Next Article in Journal
A Case Study in the Application of the Systematic Approach to Training in the Logging Industry
Next Article in Special Issue
Leaders’ Influence Tactics for Safety: An Exploratory Study in the Maritime Context
Previous Article in Journal
ATC Separation Assurance for RPASs and Conventional Aircraft in En-Route Airspace
Open AccessArticle

Predicting Traffic and Risk Exposure in the Maritime Industry

1
School of Population and Global Health, University of Western Australia, Perth 6009, Australia
2
Econometric Institute, Erasmus School of Economics, Erasmus University Rotterdam, 3062 Rotterdam, The Netherlands
*
Author to whom correspondence should be addressed.
Safety 2019, 5(3), 42; https://doi.org/10.3390/safety5030042
Received: 26 March 2019 / Revised: 29 May 2019 / Accepted: 27 June 2019 / Published: 1 July 2019
(This article belongs to the Special Issue Maritime Safety and Operations)
Maritime regulators, port authorities, and industry require the ability to predict risk exposure of shipping activities at a micro and macro level to optimize asset allocation and to mitigate and prevent incidents. This article introduces the concept of a strategic planning tool by making use of the multi-layered risk estimation framework (MLREF), which accounts for ship specific risk, vessel traffic densities, and meets ocean conditions at the macro level. This article’s main contribution is to provide a traffic and risk exposure prediction routine that allows the traffic forecast to be distributed across the shipping route network to allow for predicting scenarios at the macro level (e.g., covering larger geographic areas) and micro level (e.g., passage way, particular route of interest). In addition, the micro level is introduced by providing a theoretical idea to integrate location specific spatial rate ratios along with the effect of the risk control option to perform sensitivity analysis of risk exposure prediction scenarios. Aspects of the risk exposure estimation routine were tested via a pilot study for the Australian region using a comprehensive and unique combination of datasets. Sources of uncertainties for risk assessments are described in general and discussed along with the potential for future developments and improvements. View Full-Text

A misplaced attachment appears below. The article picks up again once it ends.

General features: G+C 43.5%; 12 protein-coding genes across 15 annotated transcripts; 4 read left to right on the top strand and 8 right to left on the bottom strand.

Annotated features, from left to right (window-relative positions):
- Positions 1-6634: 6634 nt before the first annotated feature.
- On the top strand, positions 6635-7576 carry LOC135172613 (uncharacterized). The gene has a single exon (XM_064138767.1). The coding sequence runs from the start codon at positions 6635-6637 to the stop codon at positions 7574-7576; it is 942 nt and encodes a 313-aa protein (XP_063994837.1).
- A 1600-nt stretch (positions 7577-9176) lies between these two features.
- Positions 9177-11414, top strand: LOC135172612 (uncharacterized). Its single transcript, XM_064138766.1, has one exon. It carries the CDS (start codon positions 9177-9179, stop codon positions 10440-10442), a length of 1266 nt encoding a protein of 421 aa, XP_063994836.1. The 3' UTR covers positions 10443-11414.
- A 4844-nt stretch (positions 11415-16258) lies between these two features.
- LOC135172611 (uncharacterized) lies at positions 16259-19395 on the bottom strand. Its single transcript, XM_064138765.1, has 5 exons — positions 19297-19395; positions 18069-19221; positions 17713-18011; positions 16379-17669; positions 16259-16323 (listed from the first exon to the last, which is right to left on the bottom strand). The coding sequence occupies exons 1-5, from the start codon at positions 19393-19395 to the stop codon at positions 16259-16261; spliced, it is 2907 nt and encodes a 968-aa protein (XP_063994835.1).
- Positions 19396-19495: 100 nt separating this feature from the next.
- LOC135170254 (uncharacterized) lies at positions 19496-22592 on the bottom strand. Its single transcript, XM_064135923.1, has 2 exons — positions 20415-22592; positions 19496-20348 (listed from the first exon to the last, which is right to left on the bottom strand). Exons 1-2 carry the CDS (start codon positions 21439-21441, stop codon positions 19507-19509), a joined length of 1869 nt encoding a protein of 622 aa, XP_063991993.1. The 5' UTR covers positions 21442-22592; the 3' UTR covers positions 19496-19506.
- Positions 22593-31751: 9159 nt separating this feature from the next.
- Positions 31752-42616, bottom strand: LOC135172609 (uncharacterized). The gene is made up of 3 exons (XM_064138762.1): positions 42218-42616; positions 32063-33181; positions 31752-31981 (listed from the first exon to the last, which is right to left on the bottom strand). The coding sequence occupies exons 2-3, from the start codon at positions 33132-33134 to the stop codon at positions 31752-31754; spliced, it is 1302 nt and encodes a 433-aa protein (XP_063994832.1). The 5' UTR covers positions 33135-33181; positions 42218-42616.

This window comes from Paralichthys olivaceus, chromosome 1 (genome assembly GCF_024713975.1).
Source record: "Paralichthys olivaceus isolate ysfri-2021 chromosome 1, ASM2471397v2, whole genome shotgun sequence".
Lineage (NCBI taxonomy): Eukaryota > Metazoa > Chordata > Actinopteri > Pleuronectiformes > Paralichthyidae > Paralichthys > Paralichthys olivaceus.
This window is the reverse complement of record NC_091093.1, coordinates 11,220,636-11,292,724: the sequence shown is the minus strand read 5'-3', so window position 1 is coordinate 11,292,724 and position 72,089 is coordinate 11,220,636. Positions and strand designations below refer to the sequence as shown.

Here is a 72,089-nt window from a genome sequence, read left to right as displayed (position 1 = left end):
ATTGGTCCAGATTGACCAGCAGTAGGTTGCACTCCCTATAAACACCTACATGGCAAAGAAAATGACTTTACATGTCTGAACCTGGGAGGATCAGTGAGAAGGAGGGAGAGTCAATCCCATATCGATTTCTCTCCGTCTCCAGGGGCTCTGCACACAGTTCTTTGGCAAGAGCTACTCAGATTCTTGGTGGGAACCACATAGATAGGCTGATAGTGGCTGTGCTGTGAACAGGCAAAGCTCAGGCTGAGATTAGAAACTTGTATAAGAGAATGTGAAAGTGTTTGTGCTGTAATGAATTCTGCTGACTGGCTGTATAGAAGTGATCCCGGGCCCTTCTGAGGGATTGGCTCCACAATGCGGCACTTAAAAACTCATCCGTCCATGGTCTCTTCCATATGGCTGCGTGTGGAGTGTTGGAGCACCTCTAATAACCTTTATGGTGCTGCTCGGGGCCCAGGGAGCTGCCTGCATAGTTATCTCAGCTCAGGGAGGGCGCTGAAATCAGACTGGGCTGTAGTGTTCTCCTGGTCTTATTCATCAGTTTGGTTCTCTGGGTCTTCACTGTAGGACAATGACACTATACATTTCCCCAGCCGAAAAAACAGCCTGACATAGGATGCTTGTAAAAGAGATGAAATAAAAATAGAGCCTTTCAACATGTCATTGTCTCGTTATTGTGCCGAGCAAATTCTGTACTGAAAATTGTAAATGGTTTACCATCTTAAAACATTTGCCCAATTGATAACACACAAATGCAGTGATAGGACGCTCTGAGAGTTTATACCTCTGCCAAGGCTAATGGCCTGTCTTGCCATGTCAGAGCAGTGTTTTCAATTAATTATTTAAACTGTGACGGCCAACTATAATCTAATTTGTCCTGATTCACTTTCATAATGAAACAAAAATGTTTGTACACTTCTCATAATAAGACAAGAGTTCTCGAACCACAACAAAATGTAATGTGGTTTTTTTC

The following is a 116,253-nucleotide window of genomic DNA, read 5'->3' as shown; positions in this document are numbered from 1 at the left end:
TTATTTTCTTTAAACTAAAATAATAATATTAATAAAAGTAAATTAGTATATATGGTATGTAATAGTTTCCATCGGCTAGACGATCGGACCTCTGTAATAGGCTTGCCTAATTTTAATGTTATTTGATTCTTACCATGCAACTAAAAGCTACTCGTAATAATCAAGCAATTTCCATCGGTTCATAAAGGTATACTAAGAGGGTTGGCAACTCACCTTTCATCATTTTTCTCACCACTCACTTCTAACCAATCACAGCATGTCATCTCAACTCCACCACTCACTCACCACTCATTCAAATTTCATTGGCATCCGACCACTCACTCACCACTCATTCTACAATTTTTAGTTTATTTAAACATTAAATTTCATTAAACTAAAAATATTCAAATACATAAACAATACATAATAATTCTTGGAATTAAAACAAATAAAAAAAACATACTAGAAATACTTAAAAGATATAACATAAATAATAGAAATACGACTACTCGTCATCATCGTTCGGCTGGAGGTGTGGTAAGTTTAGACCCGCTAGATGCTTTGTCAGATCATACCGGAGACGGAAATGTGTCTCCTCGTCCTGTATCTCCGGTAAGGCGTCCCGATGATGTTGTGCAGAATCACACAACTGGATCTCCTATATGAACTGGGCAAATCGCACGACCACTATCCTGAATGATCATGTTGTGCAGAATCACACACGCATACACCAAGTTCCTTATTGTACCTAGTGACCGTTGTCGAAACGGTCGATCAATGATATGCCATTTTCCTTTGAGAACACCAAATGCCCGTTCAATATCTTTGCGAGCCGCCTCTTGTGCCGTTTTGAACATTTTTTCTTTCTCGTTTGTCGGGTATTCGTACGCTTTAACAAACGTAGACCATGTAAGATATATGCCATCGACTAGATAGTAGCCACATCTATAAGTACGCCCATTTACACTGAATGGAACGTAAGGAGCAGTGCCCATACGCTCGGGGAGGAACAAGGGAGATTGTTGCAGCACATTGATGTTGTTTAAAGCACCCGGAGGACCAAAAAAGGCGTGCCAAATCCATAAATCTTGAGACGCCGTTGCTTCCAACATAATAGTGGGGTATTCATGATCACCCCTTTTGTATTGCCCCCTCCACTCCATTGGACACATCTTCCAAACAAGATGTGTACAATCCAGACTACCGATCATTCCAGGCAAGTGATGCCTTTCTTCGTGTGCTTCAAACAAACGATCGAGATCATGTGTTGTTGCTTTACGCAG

Keywords: risk assessment; binary logistic regression; spatial statistics; incident models; uncertainties; monetary value at risk; incident consequences risk assessment; binary logistic regression; spatial statistics; incident models; uncertainties; monetary value at risk; incident consequences
Show Figures

Figure 1

MDPI and ACS Style

Vander Hoorn, S.; Knapp, S. Predicting Traffic and Risk Exposure in the Maritime Industry. Safety 2019, 5, 42.

Show more citation formats Show less citations formats
Note that from the first issue of 2016, MDPI journals use article numbers instead of page numbers. See further details here.

Article Access Map by Country/Region

1
Back to TopTop